, Volume 125, Issue 3, pp 437-447
Date: 22 Mar 2012

Genetic structure and linkage disequilibrium pattern of a rapeseed (Brassica napus L.) association mapping panel revealed by microsatellites

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Understanding the population structure and linkage disequilibrium (LD) is a prerequisite for association mapping of complex traits in a target population. In this study, we assessed the genetic diversity, population structure and the extent of LD in a panel of 192 inbred lines of Brassica napus from all over the world using 451 single-locus microsatellite markers. The inbred lines could be divided into P1 and P2 groups by a model-based population structure analysis. Out of the 142 inbred lines in the P1 group, 126 lines were from China and Japan, and the remaining 16 lines were from Europe, Canada and Australia. In the P2 group, 33 out of the 50 lines were from Europe, Canada, and Australia, and the remaining 17 lines were from China. Structure analysis further divided each group into two subgroups. AMOVA, pairwise F ST and neutrality analyses confirmed the differentiation between groups and subgroups. More than 80 % of the pairwise kinship estimates between inbred lines were <0.05, indicating that relative kinship is weak in our panel. Only 6 % linked marker pairs showed LD, suggesting the low level of LD in this association panel. The LD decayed within 0.5–1 cM at the genome level, and varied considerably across each group and subgroup, due to the population size, genetic background and genetic drift. The characterization of the population structure and LD patterns would be useful for performing association studies for complex agronomic traits in rapeseed.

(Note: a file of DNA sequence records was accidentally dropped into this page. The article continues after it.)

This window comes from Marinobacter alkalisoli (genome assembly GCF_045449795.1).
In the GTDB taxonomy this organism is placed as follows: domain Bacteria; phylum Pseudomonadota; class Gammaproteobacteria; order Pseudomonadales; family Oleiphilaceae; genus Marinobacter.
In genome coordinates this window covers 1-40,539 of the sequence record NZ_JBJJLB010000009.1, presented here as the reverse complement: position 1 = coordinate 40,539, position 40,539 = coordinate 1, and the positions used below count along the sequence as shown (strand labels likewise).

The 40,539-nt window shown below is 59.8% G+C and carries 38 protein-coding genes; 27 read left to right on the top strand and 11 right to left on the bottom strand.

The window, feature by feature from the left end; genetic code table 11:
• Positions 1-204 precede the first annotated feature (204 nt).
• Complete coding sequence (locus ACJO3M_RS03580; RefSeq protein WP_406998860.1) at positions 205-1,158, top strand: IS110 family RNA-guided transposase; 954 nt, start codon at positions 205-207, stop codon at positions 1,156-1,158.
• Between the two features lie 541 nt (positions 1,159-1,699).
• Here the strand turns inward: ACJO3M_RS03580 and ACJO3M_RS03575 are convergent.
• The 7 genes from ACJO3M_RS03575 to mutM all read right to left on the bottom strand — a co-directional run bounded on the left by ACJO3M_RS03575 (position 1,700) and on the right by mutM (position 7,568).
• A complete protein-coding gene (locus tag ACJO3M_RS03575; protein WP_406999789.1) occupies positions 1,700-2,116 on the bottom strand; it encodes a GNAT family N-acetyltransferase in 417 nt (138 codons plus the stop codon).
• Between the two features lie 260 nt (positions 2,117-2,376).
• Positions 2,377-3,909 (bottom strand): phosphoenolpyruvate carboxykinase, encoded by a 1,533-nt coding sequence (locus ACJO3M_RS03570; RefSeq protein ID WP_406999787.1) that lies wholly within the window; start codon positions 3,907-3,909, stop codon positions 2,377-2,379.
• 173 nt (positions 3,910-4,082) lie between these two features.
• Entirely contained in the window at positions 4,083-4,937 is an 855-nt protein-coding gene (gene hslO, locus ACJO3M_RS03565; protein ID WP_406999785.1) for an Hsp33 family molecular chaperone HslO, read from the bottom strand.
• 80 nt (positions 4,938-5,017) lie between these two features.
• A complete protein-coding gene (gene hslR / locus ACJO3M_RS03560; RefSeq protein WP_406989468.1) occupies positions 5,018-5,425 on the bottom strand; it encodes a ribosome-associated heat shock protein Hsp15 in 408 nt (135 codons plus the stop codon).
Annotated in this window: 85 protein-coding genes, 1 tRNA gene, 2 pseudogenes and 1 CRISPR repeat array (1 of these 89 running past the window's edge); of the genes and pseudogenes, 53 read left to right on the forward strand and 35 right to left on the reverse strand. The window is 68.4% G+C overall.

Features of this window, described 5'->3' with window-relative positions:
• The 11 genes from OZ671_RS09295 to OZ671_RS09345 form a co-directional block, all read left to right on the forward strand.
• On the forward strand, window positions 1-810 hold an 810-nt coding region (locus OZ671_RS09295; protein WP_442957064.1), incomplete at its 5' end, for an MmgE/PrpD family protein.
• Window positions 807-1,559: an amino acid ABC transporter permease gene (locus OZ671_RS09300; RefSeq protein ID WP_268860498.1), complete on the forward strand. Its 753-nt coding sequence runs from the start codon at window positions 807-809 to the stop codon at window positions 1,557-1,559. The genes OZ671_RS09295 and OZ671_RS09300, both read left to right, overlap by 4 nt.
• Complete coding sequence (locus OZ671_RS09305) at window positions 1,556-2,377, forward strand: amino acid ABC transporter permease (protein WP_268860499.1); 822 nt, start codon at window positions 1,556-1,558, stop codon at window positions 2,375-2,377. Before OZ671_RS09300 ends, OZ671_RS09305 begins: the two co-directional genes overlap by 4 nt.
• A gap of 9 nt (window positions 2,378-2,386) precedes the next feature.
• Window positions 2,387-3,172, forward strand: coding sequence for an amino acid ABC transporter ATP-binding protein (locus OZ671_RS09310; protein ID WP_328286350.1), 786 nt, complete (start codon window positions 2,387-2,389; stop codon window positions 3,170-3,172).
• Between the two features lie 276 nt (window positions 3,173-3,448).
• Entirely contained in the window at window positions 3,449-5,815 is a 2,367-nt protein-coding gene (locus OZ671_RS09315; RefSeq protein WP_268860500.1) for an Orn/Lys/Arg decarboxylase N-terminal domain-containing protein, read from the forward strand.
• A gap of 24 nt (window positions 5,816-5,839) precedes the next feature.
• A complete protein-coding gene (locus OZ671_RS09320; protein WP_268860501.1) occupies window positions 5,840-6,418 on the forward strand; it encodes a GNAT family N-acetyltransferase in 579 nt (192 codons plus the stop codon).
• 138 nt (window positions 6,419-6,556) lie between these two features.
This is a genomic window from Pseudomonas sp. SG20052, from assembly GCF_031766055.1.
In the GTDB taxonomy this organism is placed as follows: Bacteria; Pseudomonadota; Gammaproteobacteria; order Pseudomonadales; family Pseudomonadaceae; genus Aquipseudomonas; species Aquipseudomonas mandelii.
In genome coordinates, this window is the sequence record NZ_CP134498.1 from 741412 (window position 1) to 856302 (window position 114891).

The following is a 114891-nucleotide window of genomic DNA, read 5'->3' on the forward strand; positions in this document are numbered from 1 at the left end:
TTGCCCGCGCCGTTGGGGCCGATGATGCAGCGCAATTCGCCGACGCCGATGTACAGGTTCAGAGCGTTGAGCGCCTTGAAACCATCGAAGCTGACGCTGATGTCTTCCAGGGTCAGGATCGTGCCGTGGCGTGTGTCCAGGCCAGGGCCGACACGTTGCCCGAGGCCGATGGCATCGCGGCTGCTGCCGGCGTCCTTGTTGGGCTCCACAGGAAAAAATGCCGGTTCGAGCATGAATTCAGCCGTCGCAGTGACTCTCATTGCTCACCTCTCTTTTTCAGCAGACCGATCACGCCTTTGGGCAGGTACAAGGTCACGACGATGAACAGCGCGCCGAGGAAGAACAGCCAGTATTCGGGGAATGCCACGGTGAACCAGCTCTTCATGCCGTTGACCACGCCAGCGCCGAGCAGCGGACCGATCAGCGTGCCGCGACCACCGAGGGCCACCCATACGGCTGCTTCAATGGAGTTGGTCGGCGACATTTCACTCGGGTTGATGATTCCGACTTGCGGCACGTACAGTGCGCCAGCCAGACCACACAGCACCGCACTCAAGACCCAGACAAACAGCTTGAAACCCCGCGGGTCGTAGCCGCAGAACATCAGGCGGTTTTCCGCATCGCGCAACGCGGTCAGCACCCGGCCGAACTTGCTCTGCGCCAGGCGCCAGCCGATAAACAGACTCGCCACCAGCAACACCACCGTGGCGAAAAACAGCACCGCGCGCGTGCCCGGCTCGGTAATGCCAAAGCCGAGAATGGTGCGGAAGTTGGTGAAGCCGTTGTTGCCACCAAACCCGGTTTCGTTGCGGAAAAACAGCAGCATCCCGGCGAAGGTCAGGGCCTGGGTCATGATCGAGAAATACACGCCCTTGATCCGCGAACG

Communicated by H. Becker.